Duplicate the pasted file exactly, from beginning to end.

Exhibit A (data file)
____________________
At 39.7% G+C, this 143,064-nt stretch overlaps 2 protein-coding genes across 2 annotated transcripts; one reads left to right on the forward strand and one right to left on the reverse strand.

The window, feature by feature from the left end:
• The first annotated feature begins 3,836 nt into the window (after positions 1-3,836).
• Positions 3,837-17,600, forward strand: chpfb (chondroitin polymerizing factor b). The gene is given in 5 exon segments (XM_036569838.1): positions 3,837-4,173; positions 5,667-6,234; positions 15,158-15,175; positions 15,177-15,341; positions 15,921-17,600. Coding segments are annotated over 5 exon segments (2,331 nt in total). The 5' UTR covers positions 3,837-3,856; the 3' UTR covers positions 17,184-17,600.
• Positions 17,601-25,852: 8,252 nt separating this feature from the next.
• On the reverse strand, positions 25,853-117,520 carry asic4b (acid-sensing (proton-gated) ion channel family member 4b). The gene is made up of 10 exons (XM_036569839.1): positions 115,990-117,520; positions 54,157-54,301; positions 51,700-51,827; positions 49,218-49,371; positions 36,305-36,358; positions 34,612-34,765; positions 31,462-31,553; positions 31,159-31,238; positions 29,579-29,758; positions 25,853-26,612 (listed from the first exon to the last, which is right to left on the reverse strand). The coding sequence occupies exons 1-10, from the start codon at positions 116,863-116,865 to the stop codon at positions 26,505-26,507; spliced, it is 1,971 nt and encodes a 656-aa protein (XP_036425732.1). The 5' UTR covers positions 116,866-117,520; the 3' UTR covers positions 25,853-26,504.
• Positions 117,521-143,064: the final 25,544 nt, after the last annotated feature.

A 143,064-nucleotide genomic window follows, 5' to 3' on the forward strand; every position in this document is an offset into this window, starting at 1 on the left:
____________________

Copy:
At 39.7% G+C, this 143,064-nt stretch overlaps 2 protein-coding genes across 2 annotated transcripts; one reads left to right on the forward strand and one right to left on the reverse strand.

The window, feature by feature from the left end:
• The first annotated feature begins 3,836 nt into the window (after positions 1-3,836).
• Positions 3,837-17,600, forward strand: chpfb (chondroitin polymerizing factor b). The gene is given in 5 exon segments (XM_036569838.1): positions 3,837-4,173; positions 5,667-6,234; positions 15,158-15,175; positions 15,177-15,341; positions 15,921-17,600. Coding segments are annotated over 5 exon segments (2,331 nt in total). The 5' UTR covers positions 3,837-3,856; the 3' UTR covers positions 17,184-17,600.
• Positions 17,601-25,852: 8,252 nt separating this feature from the next.
• On the reverse strand, positions 25,853-117,520 carry asic4b (acid-sensing (proton-gated) ion channel family member 4b). The gene is made up of 10 exons (XM_036569839.1): positions 115,990-117,520; positions 54,157-54,301; positions 51,700-51,827; positions 49,218-49,371; positions 36,305-36,358; positions 34,612-34,765; positions 31,462-31,553; positions 31,159-31,238; positions 29,579-29,758; positions 25,853-26,612 (listed from the first exon to the last, which is right to left on the reverse strand). The coding sequence occupies exons 1-10, from the start codon at positions 116,863-116,865 to the stop codon at positions 26,505-26,507; spliced, it is 1,971 nt and encodes a 656-aa protein (XP_036425732.1). The 5' UTR covers positions 116,866-117,520; the 3' UTR covers positions 25,853-26,504.
• Positions 117,521-143,064: the final 25,544 nt, after the last annotated feature.

A 143,064-nucleotide genomic window follows, 5' to 3' on the forward strand; every position in this document is an offset into this window, starting at 1 on the left: